What is perhaps most interesting about these two examples of imagined space, is the transition from nonmaterial to material. But it must be said that all man made architecture has gone through the same transition. The architect imagines and constructs the space in various virtual ways, and then begins the long process of translation into comprehensible communication devices that can then be read and assembled into material architecture. Much like the writer mentioned earlier. But unlike the written word material architecture has the inevitable faith of destruction which could either mean a transition back into imagination or a complete disappearance.  

Few historical sites have had such a deep impact on a nation and culture as the historical park of Ayutthaya. The entire city and kingdom was destroyed in bloody dynastic struggles in the late eighteenth century and left the old glorious city in ruins as it physically remains today, but virtually, the city and culture of Ayutthaya lives and thrives in the minds of people who either learn from school or through stories on screen and stage. When you stand before the remains of the monuments of Ayutthaya your mind completes the image with imagination, like phantoms one imagines the missing spire of the stupas and absent roofs over columns. 
Ayutthaya’s historical park and ruins will be the grounds for our visceral and intricate imagination this term. We will not only complete the missing material parts of the structures but ad information that would otherwise we impossible to perceive. We will create spaces constructed only by information and surround the structures.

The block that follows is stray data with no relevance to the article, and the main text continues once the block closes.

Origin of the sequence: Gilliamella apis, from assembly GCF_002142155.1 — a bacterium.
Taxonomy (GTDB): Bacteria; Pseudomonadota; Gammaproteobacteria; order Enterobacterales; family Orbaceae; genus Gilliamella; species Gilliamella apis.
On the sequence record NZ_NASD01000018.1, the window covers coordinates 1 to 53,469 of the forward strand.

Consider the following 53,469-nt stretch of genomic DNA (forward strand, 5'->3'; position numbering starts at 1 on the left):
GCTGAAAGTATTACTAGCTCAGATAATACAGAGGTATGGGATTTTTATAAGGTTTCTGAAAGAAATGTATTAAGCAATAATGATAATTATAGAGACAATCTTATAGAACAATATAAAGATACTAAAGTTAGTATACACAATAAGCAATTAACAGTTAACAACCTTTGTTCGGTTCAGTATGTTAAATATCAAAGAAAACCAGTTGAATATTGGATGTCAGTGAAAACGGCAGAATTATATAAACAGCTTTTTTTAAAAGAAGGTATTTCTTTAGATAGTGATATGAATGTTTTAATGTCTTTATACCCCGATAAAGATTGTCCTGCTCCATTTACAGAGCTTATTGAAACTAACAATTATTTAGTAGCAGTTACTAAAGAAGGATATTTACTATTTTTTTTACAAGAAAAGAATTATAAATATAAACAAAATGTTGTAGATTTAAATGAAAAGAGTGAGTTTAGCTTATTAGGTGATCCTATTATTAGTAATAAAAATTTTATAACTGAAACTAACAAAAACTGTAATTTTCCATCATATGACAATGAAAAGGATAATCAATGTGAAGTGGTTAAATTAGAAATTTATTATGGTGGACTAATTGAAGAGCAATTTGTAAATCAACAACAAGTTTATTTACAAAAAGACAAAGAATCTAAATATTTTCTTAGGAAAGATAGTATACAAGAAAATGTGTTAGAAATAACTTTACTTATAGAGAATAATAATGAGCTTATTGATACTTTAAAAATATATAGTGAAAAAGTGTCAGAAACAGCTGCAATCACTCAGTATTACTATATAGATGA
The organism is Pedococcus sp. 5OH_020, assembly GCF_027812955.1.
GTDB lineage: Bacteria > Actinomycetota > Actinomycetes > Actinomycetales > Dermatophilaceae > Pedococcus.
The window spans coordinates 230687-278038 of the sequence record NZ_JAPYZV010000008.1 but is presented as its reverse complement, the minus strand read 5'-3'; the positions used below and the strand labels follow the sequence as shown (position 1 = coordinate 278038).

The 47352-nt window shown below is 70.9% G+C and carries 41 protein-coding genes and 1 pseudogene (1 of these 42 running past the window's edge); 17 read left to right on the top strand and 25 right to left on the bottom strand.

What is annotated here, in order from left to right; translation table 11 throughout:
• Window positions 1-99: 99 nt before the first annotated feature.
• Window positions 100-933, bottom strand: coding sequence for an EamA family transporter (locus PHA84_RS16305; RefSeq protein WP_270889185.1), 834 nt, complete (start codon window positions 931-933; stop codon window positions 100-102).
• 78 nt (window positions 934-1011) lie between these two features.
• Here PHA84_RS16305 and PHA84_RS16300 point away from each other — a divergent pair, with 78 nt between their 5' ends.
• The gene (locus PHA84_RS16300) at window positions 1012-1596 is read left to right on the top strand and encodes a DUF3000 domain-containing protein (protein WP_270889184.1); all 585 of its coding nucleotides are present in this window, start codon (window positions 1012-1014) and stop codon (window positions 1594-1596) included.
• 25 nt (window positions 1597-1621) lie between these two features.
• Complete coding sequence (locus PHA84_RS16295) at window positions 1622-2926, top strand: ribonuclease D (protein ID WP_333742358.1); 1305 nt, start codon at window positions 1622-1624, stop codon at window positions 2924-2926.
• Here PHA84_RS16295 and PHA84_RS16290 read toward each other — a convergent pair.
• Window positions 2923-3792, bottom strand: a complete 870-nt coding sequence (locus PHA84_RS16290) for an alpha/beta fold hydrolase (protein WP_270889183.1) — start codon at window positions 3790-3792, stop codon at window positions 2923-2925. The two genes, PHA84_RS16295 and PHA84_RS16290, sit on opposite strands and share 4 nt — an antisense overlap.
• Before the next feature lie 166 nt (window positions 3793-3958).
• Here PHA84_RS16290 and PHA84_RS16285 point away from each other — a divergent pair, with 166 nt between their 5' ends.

In order to be able to create these spaces we must not only learn as much as we can about the old Kingdom and its rituals, hierarchy, social structure, routines, materials, trade etc.  But also how information regarding Ayutthaya is communicated today. In the beginning we will be tourists as we analyse the three main museums in Ayutthaya and their communication strategies as well as how the actual ruins are explained on site though audio guides, signs, models, diagrams, guided tours and even role-play. Museum information interfaces are notoriously outdated and give little insight into the depths of possible knowledge one could acquire about an important architectural artefact. We will also study some of the previous projects dealing with digitizing and augmenting Ayutthaya.
At this final stage of the project we will already have spent the majority of the term experimenting and developing systems and understandings for how information can be communicated in three-dimensional virtual environments. The projects will eventually be presented on site in Ayutthaya using available interfaces for augmented reality, virtual reality and beyond where the visitors will be able to see in to the past and future as they are simultaneously touching the brick and smelling the grass.    

  • Ehrsson H.H., Spence C and Passingham RE. ‘That’s my hand!’ Activity in the premotor cortex reflects feeling of ownership of a limb. Science, (2004) 
  • BIM CAVE at Texas A&M’s Department of Construction Science
  • SCOTT, Robert A. (2003) The Gothic Enterprise. London. University of California Press Ltd

  •  Visceral Intricacy III. 
  •  Architectural Design IV 
  •  Fall 2013
  • Carl Fredrik Valdemar Hellberg